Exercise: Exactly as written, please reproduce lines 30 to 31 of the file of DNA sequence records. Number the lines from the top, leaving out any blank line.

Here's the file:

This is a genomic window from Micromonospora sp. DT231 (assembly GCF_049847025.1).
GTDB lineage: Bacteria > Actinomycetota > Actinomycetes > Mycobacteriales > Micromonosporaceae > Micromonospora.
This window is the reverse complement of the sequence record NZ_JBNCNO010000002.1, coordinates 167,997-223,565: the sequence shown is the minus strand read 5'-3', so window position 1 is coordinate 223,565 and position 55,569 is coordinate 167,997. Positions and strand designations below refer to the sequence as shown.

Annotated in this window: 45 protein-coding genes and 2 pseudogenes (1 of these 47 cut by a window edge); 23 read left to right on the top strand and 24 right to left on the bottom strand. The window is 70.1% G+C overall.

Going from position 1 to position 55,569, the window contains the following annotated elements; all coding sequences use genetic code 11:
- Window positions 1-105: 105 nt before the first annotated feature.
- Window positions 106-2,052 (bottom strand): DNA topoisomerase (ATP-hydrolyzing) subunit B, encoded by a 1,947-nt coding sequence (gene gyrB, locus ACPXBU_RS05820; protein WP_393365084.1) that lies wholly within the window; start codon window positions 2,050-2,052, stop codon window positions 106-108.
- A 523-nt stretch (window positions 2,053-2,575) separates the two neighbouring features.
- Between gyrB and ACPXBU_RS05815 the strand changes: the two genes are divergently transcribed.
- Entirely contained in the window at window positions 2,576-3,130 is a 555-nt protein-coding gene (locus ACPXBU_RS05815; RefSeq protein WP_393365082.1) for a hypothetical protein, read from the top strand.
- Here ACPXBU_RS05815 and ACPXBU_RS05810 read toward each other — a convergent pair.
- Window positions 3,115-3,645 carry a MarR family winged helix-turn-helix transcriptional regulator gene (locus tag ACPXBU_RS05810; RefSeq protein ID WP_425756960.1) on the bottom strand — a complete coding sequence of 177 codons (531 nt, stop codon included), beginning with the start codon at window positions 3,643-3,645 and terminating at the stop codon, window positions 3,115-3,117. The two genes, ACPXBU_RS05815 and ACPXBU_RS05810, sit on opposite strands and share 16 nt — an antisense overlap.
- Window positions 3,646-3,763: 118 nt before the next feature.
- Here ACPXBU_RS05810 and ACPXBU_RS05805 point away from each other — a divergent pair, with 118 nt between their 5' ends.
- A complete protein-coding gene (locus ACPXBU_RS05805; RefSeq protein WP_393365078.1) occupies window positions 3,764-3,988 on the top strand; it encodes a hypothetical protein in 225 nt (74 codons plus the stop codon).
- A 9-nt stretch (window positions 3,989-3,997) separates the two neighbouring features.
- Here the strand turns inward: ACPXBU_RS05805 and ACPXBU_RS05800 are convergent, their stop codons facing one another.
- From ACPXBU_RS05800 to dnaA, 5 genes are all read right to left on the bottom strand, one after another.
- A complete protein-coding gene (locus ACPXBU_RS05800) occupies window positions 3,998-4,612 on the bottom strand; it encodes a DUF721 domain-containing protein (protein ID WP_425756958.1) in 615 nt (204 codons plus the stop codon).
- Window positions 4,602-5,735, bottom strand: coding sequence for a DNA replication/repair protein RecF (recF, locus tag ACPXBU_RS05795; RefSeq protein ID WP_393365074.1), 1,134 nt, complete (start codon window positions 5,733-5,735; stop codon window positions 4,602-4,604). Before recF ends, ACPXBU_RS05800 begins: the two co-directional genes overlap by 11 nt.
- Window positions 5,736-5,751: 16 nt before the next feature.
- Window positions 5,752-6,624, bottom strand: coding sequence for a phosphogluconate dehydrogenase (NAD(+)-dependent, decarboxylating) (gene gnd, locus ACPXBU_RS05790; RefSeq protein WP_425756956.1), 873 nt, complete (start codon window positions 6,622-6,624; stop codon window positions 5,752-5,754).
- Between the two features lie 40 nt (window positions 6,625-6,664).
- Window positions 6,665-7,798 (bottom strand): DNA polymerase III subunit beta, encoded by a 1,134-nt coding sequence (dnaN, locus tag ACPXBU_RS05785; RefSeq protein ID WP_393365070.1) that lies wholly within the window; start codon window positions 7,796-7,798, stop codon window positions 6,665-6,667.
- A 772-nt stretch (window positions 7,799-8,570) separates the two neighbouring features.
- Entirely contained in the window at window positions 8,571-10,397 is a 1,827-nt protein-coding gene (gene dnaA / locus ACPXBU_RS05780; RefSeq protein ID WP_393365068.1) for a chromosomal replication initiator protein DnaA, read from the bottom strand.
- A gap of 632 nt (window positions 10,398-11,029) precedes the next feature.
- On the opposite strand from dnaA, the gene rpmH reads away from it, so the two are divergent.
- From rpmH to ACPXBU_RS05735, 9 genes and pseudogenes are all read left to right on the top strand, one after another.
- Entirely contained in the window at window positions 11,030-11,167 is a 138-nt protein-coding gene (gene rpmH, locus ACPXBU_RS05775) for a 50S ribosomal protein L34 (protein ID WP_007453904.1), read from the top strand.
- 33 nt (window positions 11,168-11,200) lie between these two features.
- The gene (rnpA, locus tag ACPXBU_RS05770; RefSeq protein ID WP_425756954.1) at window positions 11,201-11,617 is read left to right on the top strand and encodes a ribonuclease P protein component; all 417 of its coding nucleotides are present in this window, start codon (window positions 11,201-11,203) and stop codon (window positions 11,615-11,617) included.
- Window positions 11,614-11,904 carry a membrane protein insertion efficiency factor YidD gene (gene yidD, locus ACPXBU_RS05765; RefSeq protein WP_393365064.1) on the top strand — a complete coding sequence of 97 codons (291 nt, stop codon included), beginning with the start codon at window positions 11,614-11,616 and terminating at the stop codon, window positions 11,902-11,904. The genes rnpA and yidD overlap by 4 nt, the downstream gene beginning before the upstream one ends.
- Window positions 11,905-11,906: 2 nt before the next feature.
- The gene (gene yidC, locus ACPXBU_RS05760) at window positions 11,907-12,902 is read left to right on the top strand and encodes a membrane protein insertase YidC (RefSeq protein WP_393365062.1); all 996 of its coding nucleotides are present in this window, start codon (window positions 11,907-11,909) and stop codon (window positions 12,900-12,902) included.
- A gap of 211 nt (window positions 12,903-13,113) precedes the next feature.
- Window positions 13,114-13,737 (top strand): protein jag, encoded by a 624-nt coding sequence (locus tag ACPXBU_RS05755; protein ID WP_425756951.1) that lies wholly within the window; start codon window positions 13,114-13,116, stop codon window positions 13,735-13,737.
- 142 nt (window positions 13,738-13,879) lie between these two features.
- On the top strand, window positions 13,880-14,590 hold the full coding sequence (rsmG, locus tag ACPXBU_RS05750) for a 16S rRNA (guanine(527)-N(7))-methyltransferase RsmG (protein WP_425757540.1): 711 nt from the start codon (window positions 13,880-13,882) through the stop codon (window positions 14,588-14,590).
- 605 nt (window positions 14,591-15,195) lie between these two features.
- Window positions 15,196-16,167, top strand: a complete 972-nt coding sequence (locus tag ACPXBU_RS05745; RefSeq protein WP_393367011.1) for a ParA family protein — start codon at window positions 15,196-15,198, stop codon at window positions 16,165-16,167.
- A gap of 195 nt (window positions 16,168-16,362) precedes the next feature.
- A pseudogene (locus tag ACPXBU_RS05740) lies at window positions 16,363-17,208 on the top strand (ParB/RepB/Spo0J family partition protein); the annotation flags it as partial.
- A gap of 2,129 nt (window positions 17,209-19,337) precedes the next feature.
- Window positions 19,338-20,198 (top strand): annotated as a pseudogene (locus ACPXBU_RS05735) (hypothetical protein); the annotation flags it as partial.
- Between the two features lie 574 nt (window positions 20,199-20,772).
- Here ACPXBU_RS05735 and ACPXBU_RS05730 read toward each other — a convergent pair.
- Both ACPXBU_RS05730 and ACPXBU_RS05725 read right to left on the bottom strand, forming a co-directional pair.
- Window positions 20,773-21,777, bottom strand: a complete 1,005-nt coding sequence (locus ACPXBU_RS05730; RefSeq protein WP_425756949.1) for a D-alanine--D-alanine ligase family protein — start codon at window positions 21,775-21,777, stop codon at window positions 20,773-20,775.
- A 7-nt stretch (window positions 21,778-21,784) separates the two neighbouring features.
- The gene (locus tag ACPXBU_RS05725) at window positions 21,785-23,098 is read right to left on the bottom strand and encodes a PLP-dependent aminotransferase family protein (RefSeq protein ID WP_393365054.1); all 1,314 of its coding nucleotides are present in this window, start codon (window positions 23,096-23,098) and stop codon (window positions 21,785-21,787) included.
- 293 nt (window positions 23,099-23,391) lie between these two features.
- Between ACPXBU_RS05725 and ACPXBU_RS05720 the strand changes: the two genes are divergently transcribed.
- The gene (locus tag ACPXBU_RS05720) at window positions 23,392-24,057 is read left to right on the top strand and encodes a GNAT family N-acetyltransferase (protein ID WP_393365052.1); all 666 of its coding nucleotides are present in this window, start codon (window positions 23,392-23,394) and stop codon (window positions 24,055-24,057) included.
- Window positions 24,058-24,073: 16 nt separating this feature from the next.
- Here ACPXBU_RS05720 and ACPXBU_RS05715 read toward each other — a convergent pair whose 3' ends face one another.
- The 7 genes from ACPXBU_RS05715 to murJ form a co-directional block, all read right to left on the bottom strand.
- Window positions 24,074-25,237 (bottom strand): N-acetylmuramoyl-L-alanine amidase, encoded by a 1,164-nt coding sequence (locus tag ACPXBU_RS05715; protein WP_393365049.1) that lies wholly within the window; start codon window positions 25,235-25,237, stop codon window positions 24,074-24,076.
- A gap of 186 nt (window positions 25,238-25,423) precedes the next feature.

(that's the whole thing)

- Entirely contained in the window at window positions 11,030-11,167 is a 138-nt protein-coding gene (gene rpmH, locus ACPXBU_RS05775) for a 50S ribosomal protein L34 (protein ID WP_007453904.1), read from the top strand.
- 33 nt (window positions 11,168-11,200) lie between these two features.